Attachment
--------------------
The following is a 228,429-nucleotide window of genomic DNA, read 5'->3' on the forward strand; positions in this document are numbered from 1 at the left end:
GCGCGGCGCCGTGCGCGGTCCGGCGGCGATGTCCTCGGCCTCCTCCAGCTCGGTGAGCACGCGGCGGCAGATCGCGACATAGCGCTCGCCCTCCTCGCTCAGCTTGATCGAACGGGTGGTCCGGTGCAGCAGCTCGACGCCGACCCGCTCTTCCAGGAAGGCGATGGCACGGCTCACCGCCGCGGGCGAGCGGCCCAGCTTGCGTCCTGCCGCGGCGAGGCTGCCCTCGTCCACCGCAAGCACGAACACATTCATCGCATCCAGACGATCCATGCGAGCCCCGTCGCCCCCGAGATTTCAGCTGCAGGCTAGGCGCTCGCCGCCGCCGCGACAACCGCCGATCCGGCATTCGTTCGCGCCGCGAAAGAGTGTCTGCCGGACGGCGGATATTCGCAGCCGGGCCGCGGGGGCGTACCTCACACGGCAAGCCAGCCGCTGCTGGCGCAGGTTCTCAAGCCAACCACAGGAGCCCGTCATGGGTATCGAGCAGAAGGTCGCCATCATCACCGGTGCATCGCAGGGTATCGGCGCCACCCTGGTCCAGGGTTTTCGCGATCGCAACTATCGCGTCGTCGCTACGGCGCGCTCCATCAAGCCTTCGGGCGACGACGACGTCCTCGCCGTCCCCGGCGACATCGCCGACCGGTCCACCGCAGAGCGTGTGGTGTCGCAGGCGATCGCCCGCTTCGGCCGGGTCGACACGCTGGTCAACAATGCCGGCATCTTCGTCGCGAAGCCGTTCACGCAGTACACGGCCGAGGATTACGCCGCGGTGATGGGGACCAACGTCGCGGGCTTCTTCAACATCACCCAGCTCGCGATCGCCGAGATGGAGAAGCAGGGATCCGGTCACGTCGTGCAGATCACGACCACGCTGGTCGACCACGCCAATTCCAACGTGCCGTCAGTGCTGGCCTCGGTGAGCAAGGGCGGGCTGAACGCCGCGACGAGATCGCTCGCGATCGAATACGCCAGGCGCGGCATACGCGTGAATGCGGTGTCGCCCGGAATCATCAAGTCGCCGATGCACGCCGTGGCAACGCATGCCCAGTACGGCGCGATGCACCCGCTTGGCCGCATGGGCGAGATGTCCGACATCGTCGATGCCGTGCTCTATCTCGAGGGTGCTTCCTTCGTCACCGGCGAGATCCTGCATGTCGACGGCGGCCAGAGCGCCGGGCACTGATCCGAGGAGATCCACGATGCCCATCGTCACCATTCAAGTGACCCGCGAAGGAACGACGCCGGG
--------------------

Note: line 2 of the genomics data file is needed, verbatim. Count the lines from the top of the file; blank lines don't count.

GCGCGGCGCCGTGCGCGGTCCGGCGGCGATGTCCTCGGCCTCCTCCAGCTCGGTGAGCACGCGGCGGCAGATCGCGACATAGCGCTCGCCCTCCTCGCTCAGCTTGATCGAACGGGTGGTCCGGTGCAGCAGCTCGACGCCGACCCGCTCTTCCAGGAAGGCGATGGCACGGCTCACCGCCGCGGGCGAGCGGCCCAGCTTGCGTCCTGCCGCGGCGAGGCTGCCCTCGTCCACCGCAAGCACGAACACATTCATCGCATCCAGACGATCCATGCGAGCCCCGTCGCCCCCGAGATTTCAGCTGCAGGCTAGGCGCTCGCCGCCGCCGCGACAACCGCCGATCCGGCATTCGTTCGCGCCGCGAAAGAGTGTCTGCCGGACGGCGGATATTCGCAGCCGGGCCGCGGGGGCGTACCTCACACGGCAAGCCAGCCGCTGCTGGCGCAGGTTCTCAAGCCAACCACAGGAGCCCGTCATGGGTATCGAGCAGAAGGTCGCCATCATCACCGGTGCATCGCAGGGTATCGGCGCCACCCTGGTCCAGGGTTTTCGCGATCGCAACTATCGCGTCGTCGCTACGGCGCGCTCCATCAAGCCTTCGGGCGACGACGACGTCCTCGCCGTCCCCGGCGACATCGCCGACCGGTCCACCGCAGAGCGTGTGGTGTCGCAGGCGATCGCCCGCTTCGGCCGGGTCGACACGCTGGTCAACAATGCCGGCATCTTCGTCGCGAAGCCGTTCACGCAGTACACGGCCGAGGATTACGCCGCGGTGATGGGGACCAACGTCGCGGGCTTCTTCAACATCACCCAGCTCGCGATCGCCGAGATGGAGAAGCAGGGATCCGGTCACGTCGTGCAGATCACGACCACGCTGGTCGACCACGCCAATTCCAACGTGCCGTCAGTGCTGGCCTCGGTGAGCAAGGGCGGGCTGAACGCCGCGACGAGATCGCTCGCGATCGAATACGCCAGGCGCGGCATACGCGTGAATGCGGTGTCGCCCGGAATCATCAAGTCGCCGATGCACGCCGTGGCAACGCATGCCCAGTACGGCGCGATGCACCCGCTTGGCCGCATGGGCGAGATGTCCGACATCGTCGATGCCGTGCTCTATCTCGAGGGTGCTTCCTTCGTCACCGGCGAGATCCTGCATGTCGACGGCGGCCAGAGCGCCGGGCACTGATCCGAGGAGATCCACGATGCCCATCGTCACCATTCAAGTGACCCGCGAAGGAACGACGCCGGG